Games » Tampa Bay RaysAug21
The best pitchers duel of the year
The Kansas City Star
The Rays’ David Price has 16 wins and 4 losses, an ERA of 2.28, a 98-mph fastball and is considered a Cy Young candidate. Royals manager Ned Yost said there are probably six true No. 1 pitchers in the American League, and Price is one of them.
Tuesday night, Price lived up to his reputation. He pitched eight innings of scoreless baseball, giving up three hits, all singles. He didn’t walk anybody and struck out eight. It was the kind of performance you expect from a Cy Young candidate.
And Luke Hochevar was every bit as good.
Luke also pitched eight innings of scoreless baseball, gave up one hit, walked three, but struck out 10. If you’re one of those people who can’t understand why the Royals keep Hochevar on the roster, remember this game. Luke can be maddeningly inconsistent, but when he’s right, he can pitch like this.
• Billy Butler got a 3-0 green light in the seventh inning. When a pitcher is dealing, it may be easier to get one big hit than three small ones. In fact, Price never allowed two base-runners in a single inning. Seeing how hard it would be to string together three singles, Yost let Billy take a shot at the cheap seats. Billy got the hittable fastball Ned was hoping for and hit it deep but still flew out to the Rays’ leftfielder, Desmond Jennings.
• This was one of those cases where a walk would have helped Billy’s stats, but not his team. Not all walks are equal. Billy Butler on first with two outs probably would require three more hits to get him around the bases. It was an unlikely event in this game.
• In the ninth inning, Tampa Bay’s B.J. Upton hit a weak ground ball between short and third. At the last second, Mike Moustakas cut in front of Alcides Escobar, caught the ball, fired to first and barely got Upton. Third basemen want to take every ball they can from shortstops. If a ball is hit between the two, it means the third baseman is moving closer to first and the shortstop is moving away.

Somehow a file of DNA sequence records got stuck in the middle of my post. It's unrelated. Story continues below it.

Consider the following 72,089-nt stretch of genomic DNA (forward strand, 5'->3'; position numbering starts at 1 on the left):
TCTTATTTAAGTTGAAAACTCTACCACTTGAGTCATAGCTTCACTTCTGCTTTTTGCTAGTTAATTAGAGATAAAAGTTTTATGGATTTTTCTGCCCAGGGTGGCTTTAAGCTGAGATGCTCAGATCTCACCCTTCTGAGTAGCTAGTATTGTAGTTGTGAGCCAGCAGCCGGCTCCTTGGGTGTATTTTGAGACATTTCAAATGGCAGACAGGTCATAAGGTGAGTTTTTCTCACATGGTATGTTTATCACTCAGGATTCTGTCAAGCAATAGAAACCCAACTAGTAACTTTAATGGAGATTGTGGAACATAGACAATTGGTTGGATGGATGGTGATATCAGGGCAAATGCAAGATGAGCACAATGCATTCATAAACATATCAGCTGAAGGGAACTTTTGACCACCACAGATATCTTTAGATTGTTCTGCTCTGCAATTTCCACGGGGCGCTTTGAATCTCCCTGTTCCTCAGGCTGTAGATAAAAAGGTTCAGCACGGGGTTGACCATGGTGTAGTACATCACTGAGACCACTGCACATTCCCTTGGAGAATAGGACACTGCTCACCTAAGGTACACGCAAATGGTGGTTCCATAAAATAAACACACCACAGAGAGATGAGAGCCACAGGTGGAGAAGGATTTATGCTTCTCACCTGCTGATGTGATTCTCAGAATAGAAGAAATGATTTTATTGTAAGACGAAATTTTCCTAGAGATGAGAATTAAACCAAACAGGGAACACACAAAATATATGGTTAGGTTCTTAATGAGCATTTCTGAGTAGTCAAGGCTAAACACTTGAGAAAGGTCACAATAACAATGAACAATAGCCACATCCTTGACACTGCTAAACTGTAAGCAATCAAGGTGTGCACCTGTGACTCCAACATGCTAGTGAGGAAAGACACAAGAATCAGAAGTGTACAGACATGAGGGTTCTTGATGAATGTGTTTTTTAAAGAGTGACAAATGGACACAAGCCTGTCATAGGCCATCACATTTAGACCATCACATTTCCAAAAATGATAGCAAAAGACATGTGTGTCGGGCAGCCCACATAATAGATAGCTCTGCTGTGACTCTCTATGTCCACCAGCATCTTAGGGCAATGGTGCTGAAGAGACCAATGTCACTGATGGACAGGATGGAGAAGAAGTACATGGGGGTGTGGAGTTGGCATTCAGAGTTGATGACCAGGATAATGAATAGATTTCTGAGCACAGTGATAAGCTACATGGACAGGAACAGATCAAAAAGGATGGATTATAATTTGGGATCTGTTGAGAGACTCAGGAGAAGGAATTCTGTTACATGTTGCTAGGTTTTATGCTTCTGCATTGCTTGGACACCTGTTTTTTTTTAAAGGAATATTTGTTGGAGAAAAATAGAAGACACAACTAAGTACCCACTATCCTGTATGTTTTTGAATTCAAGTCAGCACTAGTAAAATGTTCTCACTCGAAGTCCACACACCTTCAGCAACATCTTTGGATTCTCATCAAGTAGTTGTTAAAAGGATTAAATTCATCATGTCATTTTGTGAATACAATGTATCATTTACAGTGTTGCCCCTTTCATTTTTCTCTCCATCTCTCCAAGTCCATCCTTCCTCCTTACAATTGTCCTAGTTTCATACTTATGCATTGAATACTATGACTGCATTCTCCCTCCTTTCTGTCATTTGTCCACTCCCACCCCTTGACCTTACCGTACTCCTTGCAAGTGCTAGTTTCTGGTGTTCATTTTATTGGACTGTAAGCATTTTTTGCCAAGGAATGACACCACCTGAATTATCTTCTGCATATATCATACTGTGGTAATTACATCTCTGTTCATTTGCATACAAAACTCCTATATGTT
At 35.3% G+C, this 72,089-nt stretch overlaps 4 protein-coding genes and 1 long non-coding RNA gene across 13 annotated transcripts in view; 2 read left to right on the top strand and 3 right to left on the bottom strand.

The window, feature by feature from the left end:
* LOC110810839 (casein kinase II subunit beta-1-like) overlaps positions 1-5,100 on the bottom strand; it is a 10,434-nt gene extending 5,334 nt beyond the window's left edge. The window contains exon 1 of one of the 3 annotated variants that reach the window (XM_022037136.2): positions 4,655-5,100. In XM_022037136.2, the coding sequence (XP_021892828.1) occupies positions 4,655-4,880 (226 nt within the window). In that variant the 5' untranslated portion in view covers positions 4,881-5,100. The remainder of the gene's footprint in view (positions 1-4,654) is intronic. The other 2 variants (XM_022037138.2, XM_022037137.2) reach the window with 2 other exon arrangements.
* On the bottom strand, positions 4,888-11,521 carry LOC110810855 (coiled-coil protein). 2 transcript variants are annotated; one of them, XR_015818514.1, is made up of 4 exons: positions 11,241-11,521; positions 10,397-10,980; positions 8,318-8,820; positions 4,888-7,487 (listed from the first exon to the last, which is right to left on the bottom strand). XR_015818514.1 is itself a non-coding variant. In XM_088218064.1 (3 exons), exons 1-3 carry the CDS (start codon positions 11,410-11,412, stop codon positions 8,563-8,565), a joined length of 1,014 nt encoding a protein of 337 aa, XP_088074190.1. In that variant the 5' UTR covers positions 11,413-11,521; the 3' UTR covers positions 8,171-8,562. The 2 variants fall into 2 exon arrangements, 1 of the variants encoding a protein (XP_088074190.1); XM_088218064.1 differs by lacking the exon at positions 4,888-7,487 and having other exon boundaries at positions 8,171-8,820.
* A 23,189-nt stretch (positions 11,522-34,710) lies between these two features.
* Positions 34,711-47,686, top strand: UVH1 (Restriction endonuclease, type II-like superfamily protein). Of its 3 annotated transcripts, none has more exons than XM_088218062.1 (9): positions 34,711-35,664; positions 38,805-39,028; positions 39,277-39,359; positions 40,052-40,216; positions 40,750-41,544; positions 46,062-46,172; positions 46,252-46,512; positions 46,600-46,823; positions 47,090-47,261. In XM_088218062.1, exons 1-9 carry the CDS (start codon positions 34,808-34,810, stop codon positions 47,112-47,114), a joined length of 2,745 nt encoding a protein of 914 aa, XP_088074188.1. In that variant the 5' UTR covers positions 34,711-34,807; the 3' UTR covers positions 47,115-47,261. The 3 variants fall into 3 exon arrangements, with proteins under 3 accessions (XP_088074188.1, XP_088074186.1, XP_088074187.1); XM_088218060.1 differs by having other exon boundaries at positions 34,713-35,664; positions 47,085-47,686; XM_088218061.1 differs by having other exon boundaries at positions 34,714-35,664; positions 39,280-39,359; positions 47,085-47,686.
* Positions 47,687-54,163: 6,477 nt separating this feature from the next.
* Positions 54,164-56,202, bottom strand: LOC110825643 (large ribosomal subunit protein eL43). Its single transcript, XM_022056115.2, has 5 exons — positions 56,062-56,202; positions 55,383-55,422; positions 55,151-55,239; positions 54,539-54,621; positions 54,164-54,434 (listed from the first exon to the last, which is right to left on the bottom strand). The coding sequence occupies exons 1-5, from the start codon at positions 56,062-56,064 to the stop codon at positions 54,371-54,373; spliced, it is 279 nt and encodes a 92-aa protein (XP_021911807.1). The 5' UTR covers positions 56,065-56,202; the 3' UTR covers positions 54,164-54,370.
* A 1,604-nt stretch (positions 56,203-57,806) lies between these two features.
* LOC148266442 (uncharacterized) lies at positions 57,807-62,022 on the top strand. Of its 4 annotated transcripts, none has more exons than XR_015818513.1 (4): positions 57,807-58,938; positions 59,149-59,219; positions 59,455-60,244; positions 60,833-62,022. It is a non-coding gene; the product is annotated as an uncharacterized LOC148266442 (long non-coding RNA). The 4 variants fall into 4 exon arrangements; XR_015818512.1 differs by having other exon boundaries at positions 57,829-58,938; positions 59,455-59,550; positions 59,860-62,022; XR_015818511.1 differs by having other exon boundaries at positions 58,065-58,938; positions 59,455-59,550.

• There was a scary moment in the ninth. The Rays’ Matt Joyce hit a ball toward Johnny Giavotella. Eric Hosmer broke to his right, saw Gio would make the play and retreated to first. Kelvin Herrera, who was on in relief, did his job — covering first on all balls to his left, just in case the first baseman couldn’t. Both Herrera and Hosmer made it to the bag, but Kelvin reached in front of Eric to take the throw.
• My initial reaction was to give a mental mistake to Herrera. His foot was not on the bag, and he tapped his chest after the play (the universal baseball sign for “my fault”). But after the game, Hosmer said the mistake was his. He didn’t call Herrera off once he made it back to the bag. (This is an example of why it’s hard to know for sure what has happened on a baseball field if you can’t talk to the players involved.)
• With two down in the 10th inning, Jeff Francoeur hit a grounder in the hole to Rays shortstop Ben Zobrist. Zobrist bounced the throw to first, and Carlos Pena couldn’t handle the hop. The ball got past Pena, and that moved Frenchy into scoring position. (That play ought to make Royals fans appreciate Eric Hosmer’s defense even more. Hosmer has 54 outstanding plays in our system, and most of them were bad throws that he handled, saving his teammates dozens of errors.)
• Hosmer was at the plate with Francoeur in scoring position, and the game on the line. It looked as if the Rays’ pitcher, Joel Peralta, tried to exploit Eric’s youth and inexperience. After facing a pitcher throwing in the upper 90s, Hosmer saw a 79-mph curveball off the plate, and an 83-mph splitter off the plate. Hosmer showed good plate discipline, didn’t chase and was rewarded with an 82-mph splitter in the zone and dumped it into center field for the game-winning RBI.
• It was a bit surprising that Peralta threw a strike to Hosmer with right-handed Johnny Giavotella on deck. Gio is still making the adjusting to the big leagues and is hitting .202. He also struck out twice in this game.